Unseen skinhead memorabilia sheds light on Britain's most controversial subculture

Unseen skinhead memorabilia sheds light on Britain's most controversial subculture
Skinhead: An Archive — Ditto Press publish new book full of skinhead ephemera collected by London punk and culture historian Toby Mott.

Toby Mott may well have the biggest collection of skinhead memorabilia in the world.

Growing up as a punk in London in the late 70s and early 80s, Toby was not so much a part of skinhead subculture as a punchbag for it, but – fascinated by its crude and immediate energy – he absorbed the ephemera around gigs like a sponge.

Looking through his collection in recent years Toby realised he had a coherent body of material relating to this controversial and distinct group and teamed up with countercultural imprint Ditto Press to put together a book Skinhead: An Archive, which reproduces the DIY artwork and details some of Toby’s first-hand experiences of the time.

We caught up with Toby to find out what exactly skinhead was all about and why it continues to fascinate culture heads.

When you were collecting this material from gigs did you know it was special?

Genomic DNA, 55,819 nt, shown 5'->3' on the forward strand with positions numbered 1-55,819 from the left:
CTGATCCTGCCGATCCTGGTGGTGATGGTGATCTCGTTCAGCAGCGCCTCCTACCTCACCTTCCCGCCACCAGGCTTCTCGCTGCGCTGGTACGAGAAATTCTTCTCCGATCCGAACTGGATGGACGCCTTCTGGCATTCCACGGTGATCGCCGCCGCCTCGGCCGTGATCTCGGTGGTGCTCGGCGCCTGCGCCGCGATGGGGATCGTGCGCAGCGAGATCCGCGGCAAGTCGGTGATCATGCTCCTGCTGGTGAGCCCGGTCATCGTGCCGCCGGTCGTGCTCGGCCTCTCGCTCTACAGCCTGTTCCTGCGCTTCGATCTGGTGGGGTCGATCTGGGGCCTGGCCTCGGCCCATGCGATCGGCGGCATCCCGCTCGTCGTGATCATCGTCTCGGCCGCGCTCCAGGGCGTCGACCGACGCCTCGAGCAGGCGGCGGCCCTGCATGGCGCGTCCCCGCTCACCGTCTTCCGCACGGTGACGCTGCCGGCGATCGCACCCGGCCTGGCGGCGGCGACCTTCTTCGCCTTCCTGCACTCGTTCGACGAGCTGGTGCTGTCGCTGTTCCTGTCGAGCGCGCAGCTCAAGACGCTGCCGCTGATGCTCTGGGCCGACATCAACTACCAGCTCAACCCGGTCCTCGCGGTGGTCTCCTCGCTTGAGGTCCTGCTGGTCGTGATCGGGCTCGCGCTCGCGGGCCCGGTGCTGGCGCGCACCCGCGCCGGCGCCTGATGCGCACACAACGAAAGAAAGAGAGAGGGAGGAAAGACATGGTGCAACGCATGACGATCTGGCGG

Yeah, I mean at the time there wasn’t really a large amount of this information so I would keep all the flyers and stuff like that from punk gigs, because I was really a punk, but I ended up collecting everything else that also crossed my path. Having an identity as a punk, or whatever subculture you aligned yourself with, you collected all the artefacts and you incorporated those into what you wore, or your haircut or whatever – your bedroom would be covered in that stuff – and I just used to file it all away and I just developed this trove of material that I’ve added to over the years and now it’s like a reference archive of subcultures.

Was it only looking back through that material that you realised you had this coherent body of skinhead stuff?
Yeah and that was a group that hadn’t really been looked at. It had been looked at by people in photography projects – by people like Nick Knight or whatever – but I didn’t want to do that I wanted to show the material generated from the culture itself, which is kind of quite crude. It’s quite different to punk although it comes from a similar period and similar energy. So then I got together with Ditto and we went through the material and saw that there was a story be told just using that material and not using a voice from outside trying to explain what it was.

In what ways was it different from punk?
Punk was pretty sophisticated and I guess, with Britain being such a class-based society, it was pretty middle class. People had the language of Dada and they knew the references they were making like John Heartfield and collage and all that sort of Cabaret Voltaire stuff. Whereas skinhead, you could really say was an authentic voice of the working class. And they rejected any kind of academia or artsy education. So in that spirit it’s much cruder and much more immediate than punk and it’s less knowing. It is really quite distinctly different. But they employed the same means of reproduction, like xerox.